I remember my yiayia sitting at the kitchen table with cucumber peels stuck on her forehead. My brother, sister, and I had them on our faces too. We would just sit laughing at each other seeing who could stick the most on at once. We looked ridiculous, but it was our way of cooling down when the apartment got too hot.
The cucumbers were from my grandparents' garden. We never played in that backyard because it was covered in hundreds of various vegetable plants — from tomatoes to eggplants to those famous cucumbers. Neighbors would stop by unannounced and spend hours talking with my yiayia and papou, leaving with an overflowing bag of vegetables from out back. I knew I could always find my yiayia out there, toiling in the greenery.
My two siblings and I are each 18 months apart from one another. From our days as newborns, my grandmother raised all three of us while my parents worked. We lived in a two-family house with my family upstairs, and my grandparents living downstairs. As I got older, my family moved out of the apartment and into a brand-new house, just a half hour ride from yiayia and papou. We visited often, but it wasn't the same as living upstairs.
We always laughed at the smallest moments, like we shared the same mind, but generations apart.
I called my grandparents every day. When I got home from school, it became a game of fumbling the phone around to everyone in the house to say hello, but my yiayia and I were always on the call the longest. I can't remember all that we talked about, but I remember how much we laughed. We always laughed at the smallest moments, like we shared the same mind, but generations apart. Mostly, though, our phone calls revolved around Greek school homework.
She was a Greek immigrant who came to America without speaking a word of English. I remember when one of my assignments was to learn the Greek national anthem, she took it upon herself to teach my siblings and me every word. As she sang, her voice would tremble with so much pride. She didn't Americanize herself to fit in, but brought her roots and planted them firmly. She always stood up for herself, for us, and what she believed in.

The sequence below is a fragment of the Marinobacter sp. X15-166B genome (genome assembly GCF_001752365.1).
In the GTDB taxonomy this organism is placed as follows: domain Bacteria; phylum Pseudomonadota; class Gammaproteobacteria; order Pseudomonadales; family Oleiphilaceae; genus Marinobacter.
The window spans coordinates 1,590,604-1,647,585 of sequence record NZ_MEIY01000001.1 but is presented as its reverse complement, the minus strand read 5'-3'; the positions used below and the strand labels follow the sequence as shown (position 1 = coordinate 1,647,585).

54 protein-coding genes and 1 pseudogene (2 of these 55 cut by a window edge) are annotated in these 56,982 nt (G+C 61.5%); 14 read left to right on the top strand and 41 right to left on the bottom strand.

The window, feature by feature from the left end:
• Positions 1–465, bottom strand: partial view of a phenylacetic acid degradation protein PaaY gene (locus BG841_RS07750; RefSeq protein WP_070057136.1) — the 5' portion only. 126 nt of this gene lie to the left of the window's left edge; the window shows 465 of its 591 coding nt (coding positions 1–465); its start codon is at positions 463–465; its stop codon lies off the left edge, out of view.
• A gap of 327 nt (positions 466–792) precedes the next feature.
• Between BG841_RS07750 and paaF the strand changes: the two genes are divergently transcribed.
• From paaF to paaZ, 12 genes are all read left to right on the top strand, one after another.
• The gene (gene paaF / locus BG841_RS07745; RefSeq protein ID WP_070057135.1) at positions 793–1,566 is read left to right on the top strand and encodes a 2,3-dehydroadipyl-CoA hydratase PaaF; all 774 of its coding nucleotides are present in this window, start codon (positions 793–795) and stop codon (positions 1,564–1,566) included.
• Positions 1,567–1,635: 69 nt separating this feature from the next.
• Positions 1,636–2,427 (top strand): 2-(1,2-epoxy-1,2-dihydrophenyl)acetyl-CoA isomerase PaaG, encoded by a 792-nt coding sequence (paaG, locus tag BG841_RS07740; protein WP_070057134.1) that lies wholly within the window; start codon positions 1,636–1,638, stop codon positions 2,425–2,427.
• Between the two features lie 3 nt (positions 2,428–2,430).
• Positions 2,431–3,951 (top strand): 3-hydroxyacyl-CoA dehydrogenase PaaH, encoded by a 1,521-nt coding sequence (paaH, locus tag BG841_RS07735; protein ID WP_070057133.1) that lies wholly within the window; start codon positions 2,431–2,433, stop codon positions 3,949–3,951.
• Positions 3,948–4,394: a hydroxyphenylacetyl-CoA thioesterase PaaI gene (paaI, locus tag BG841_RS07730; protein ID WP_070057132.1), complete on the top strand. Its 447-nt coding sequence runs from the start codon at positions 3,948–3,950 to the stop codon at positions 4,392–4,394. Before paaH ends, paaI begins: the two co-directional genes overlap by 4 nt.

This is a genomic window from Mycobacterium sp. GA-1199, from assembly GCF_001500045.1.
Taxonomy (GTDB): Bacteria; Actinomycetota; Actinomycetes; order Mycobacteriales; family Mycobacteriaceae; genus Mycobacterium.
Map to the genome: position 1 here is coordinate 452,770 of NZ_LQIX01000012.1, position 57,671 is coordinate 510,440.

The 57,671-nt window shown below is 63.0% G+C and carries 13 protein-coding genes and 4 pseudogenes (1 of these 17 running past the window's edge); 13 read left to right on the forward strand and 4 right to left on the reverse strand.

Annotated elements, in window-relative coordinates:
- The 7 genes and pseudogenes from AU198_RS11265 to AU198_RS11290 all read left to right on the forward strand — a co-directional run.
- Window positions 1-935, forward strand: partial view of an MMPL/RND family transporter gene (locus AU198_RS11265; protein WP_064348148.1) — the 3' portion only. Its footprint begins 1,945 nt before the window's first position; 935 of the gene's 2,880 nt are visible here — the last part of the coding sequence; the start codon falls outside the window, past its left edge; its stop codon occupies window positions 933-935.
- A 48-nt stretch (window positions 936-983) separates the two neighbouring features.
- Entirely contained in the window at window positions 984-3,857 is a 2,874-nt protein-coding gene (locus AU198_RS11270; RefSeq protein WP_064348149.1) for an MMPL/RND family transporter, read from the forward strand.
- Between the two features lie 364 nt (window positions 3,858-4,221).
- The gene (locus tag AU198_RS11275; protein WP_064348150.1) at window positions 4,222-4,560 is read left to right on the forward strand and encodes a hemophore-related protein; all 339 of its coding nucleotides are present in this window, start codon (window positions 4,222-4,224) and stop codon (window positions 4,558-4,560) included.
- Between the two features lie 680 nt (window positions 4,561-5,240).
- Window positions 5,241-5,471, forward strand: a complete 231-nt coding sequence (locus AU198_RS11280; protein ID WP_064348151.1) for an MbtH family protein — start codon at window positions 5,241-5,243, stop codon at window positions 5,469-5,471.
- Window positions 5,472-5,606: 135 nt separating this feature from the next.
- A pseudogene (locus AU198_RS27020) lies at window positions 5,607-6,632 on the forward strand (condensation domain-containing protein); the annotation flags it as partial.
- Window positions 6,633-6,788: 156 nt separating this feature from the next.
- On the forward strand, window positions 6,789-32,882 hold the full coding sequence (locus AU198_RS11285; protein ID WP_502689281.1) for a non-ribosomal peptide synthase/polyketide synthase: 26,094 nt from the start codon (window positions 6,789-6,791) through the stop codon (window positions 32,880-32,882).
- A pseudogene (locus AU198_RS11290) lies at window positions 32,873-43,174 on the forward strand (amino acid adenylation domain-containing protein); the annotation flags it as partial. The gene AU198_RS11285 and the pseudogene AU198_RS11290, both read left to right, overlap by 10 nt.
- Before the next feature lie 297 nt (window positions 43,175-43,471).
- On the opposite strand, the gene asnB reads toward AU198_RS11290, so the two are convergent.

When I was 17, my sister learned she was expecting a beautiful baby. Our extended family felt the need to constantly remind us that 19-year-olds don't have babies out of wedlock. One day my yiayia caught wind of this and turned to my mom and me and said, "If people want to talk, let them talk; we're going to have a beautiful baby!" I've never been so proud to be her grandson. She always had our back and loved us no matter what. And she was right — we had a beautiful baby boy who she called Alexander the Great, and who she got to love and adore, before she got sick.
Now, I visit my yiayia once a week in her nursing home. She has Stage 7 Alzheimer's; she can no longer walk, eat solid food, or carry a conversation. She sits in a reclining chair, like a bed but mobile. She can say a few words at a time on a good day, but the aides don't understand her, as she's reverted to Greek.
One afternoon, I was feeding my yiayia and a nurse walked up to us and said, "Are you her grandson? Because she knows you — I can tell. She doesn't look at anyone else like that." I looked over and my yiayia was fixated on me, with that familiar smirk I've known all my life. I leaned in, and she kissed me more than a dozen times on the cheek. Of course, she hasn't forgotten.